Q: Since “Choked Out” explores the journey of self love and cutting ties with the toxic inner dialogue we all experience, what have you learned about yourself after creating this track?
M.A.G.S.: I think if anything it just confirmed a lot of things that I already know about myself. I stay in my head most of the time, my inner voice can get loud as fuck sometimes, you know. So, I think that just by acknowledging that the voice isn’t always right and that you have a choice and how you respond to your own thoughts, that was a pretty powerful discovery.
Q: Walk us through the concept and creation of the music video for “Choked Out”. Is the final product exactly how you imagined it? Which scene was your favorite to shoot and why?
M.A.G.S.: Basically I conceptualized the video with the help of my creative team and within a week or so we were shooting it. it was a really quick process, we’ve been really into shooting on 16mm film so that kind of helped steer a lot of the decision making about the overall vibe.
I like having the freedom to make decisions on the fly, a lot of the shots were meticulously planned out but my movements were not. A lot of that was improvised. I think my favorite part to shoot was the phone smash near the end. Me and the director (Mitch) drafted up the whole shot on the spot and then we just fucking did it. I don’t know, it was totally spur of the moment but it really ties the whole thing together.
Q: We see that your music has been featured on shows such as Shameless, The Flash and Teen Mom. How does it feel to have your songs featured in media?
M.A.G.S.: It’s a trip because it’s not something that I think about too often to be honest. Sometimes people will DM me and say “I just heard your song on Shameless, holy shit, and I’m just like, Oh yeah I have a song in that show…
The Flash was the first one I got. When that happened I think it was the first time that I really took myself seriously as an artist – at least in terms of my songs being good. It was also a trip considering I made that song in my basement with one microphone.
Q: You grew up in the church and weren’t allowed to listen to a lot of secular music until you were 17. How has growing up on Christian Rock hybrids influenced your music?
M.A.G.S.: Man, yeah there was definitely an era for Christian Rock in the early 2000’s. I was definitely on the wave. I grew out of it pretty quick but I still reference a lot of those bands in the music I make today.
Q: Your debut album, Say Things That Matter, comes out this year. What themes can we expect to hear on the new record? Are there any specific influences that you’re channeling?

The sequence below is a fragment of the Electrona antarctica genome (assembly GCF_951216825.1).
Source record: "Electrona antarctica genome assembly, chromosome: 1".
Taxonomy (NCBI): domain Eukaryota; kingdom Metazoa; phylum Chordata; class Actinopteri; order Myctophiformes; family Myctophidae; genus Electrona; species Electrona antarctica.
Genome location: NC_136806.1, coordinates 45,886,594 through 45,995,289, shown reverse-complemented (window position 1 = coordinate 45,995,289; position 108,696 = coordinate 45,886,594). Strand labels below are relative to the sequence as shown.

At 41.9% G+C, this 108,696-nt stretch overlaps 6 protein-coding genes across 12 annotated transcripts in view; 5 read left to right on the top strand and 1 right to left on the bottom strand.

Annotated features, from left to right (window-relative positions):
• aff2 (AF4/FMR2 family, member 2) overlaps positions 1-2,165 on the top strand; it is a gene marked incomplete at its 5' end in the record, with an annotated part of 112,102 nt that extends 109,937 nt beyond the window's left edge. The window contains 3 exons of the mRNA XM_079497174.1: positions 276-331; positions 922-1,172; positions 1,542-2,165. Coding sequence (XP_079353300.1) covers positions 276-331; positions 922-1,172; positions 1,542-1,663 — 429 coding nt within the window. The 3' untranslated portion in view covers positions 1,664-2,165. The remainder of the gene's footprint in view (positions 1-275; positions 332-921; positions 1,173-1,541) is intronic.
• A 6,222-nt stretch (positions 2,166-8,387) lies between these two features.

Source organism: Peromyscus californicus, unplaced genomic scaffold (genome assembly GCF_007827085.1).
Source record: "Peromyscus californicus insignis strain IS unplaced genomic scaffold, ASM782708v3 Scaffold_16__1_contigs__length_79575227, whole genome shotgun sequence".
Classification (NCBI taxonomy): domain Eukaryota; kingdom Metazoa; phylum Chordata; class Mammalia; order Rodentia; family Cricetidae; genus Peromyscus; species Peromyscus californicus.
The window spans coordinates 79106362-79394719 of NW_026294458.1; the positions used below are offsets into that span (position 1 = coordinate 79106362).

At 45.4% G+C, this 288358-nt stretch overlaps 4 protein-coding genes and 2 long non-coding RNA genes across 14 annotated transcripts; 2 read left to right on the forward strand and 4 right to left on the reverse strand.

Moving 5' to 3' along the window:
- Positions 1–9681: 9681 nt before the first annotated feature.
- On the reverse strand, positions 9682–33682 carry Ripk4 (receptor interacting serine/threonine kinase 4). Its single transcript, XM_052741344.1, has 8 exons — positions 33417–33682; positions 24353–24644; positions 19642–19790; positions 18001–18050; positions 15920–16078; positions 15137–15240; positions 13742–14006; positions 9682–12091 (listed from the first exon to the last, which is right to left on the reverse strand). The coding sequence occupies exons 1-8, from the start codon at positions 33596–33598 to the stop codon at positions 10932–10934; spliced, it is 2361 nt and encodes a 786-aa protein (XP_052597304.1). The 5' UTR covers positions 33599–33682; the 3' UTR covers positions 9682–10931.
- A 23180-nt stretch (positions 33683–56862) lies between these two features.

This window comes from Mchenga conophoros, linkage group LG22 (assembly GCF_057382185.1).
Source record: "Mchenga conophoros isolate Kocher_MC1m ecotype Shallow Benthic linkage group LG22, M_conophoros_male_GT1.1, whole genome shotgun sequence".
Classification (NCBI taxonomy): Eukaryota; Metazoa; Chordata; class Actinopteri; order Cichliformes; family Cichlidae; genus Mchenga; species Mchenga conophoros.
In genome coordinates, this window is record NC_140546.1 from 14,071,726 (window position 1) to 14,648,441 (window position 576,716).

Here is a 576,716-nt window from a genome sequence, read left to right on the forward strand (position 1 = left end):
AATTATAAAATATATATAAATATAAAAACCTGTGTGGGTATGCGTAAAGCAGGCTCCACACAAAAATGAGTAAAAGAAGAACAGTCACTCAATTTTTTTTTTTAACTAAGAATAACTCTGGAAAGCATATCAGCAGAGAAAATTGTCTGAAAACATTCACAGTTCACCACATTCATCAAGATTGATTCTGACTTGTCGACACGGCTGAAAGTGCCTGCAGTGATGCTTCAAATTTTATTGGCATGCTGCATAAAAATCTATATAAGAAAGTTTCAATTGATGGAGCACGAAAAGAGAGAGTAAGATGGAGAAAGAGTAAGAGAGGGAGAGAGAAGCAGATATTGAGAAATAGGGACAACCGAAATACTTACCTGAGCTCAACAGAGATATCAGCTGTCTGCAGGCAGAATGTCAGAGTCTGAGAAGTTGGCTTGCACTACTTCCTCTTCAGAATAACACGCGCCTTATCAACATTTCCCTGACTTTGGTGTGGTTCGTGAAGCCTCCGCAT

M.A.G.S.: I’m staying pretty tightlipped on the album as a whole. The singles that I’ve come out so far are like little windows into the album, but you need to hear the whole thing to get the big picture. As far as specific influences, I think this is the first time where I wasn’t intentionally trying to sound like something that already exists. I wanted to make something that sounds unique to me. The record drops around the end of summer, we haven’t announced the date just yet so be sure to keep an eye out.
Q: You’ve been recording your own songs since you were about 16. How have you grown as a songwriter and where do you draw inspiration from when writing?
M.A.G.S.: Inspiration is one of the things that I don’t really have any control of. Sometimes I’m inspired when I’m just driving around in my car or taking a shower, sometimes I see something really beautiful and it inspires me to create something. I think it’s more about just paying attention to your surroundings and being present. I think when I was younger I would write from a place of angst and frustration, like songwriting was my emotional outlet. As I’ve gotten a little older and a little further along in my musical career I’m finding that there’s a lot of other things to write about and a lot of different places to write from.
Q: You’ve been living in Los Angeles since 2018. In your opinion, how does the West Coast indie scene compare to the East Coast indie scene?
M.A.G.S.: East Coast DIY is how I was raised and it’s how I’ll die. There’s a lot more going down on the West Coast, it’s definitely different. More commercial, higher expectations and its harder to hold peoples attention generally. Basically, this is where everybody comes when they want out of their hometown, so the scene is more of a melding pot. Issa vibe but you gotta be pretty special to stand out.
Interviewed by Brynn Hinnant